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Manashi's surviving daughters

Manashi’s surviving daughters


 “Sister Aid” micro loan recipients and NISHTHA social workers

Manashi was an impoverished mother with two daughters and a son, who lived in Dakshin Indrapala village in West Bengal. She worked in the fish business with her husband. Manashi’s husband was a drunkard who squandered what little money they had on drinking.  The care of the children and ensuring two square meals and their education were all Manashi’s responsibilities.

When the Social worker from Nishtha, YGB’s NGO Partner,  learned about  Manashi’s situation in 2016, she visited her and shared information about YGB’s Sisters Aid project which provides micro loans. Manashi joined this program and her economic condition started to improve. Manashi often suffered with severe headaches and was diagnosed with a brain tumor.  In July 2017,  she became completely bedridden. Seeing her condition, the Sister Aid micro loan group collected money to support her, even approached the local clubs and other communities for help. Unfortunately, her cancer was quite serious and she died.

The father of the children still did not care much about them. Today, Pinki, Manashi’s daughter, is supported by YGB’s Sister Aid project. Her elder brother stays with her Aunty.  Pinki’s elder sister was 19 years old, who had dropped out of the educational program long before she was brought under the project’s support and had been married. Her father was not willing to continue Pinki’s education but with pressure from the Shakti Tama micro loan group, Pinki has been admitted and she is in Class V and is continuing her schooling.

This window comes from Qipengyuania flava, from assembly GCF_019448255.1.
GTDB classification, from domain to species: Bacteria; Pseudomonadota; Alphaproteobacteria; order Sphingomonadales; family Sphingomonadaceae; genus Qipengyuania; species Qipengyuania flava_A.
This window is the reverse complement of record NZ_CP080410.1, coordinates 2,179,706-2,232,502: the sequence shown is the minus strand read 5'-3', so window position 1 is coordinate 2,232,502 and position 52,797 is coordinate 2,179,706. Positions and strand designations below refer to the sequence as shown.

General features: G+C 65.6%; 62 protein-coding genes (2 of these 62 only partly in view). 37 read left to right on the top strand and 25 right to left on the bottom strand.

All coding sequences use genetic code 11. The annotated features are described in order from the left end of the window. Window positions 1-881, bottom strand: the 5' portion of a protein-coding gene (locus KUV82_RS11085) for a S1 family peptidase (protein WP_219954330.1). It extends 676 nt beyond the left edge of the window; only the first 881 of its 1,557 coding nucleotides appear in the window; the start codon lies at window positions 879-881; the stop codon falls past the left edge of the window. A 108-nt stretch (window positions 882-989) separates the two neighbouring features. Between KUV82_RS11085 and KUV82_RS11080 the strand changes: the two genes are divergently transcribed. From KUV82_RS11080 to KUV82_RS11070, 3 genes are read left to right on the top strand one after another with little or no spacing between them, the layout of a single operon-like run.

The group members are constantly watching her and trying their utmost to fulfill her needs providing cooked food from their houses. They have appealed to her immediate neighbors to also look after her. Should her father try to set up an unwanted marriage, they should inform her group members as soon as possible.  Pinki’s  school teachers have been contacted personally to take care of her studies and assist wherever they can.  This illustrates the importance of  forming a group and the necessity and value of the kind of support provided by group members to their fellow companions.

               NISHTHA Social Workers

YGB is proud to partner with NISHTHA in West Bengal who works tirelessly for these under served girls and women in rural villages. NISHTHA social workers administers micro loan programs as well as conducting regular social awareness and support workshops so that everyone in YGB’s programs learns how to stand up for their human rights and improve their living conditions with hope. We have been inspired to learn how Sister Aid micro loan groups function as a social support when women face difficult situations at home.

Please join the force of #OneMillionYogis. $25 a month can fund one group of micro loan group of 11 women for a year. Donate today!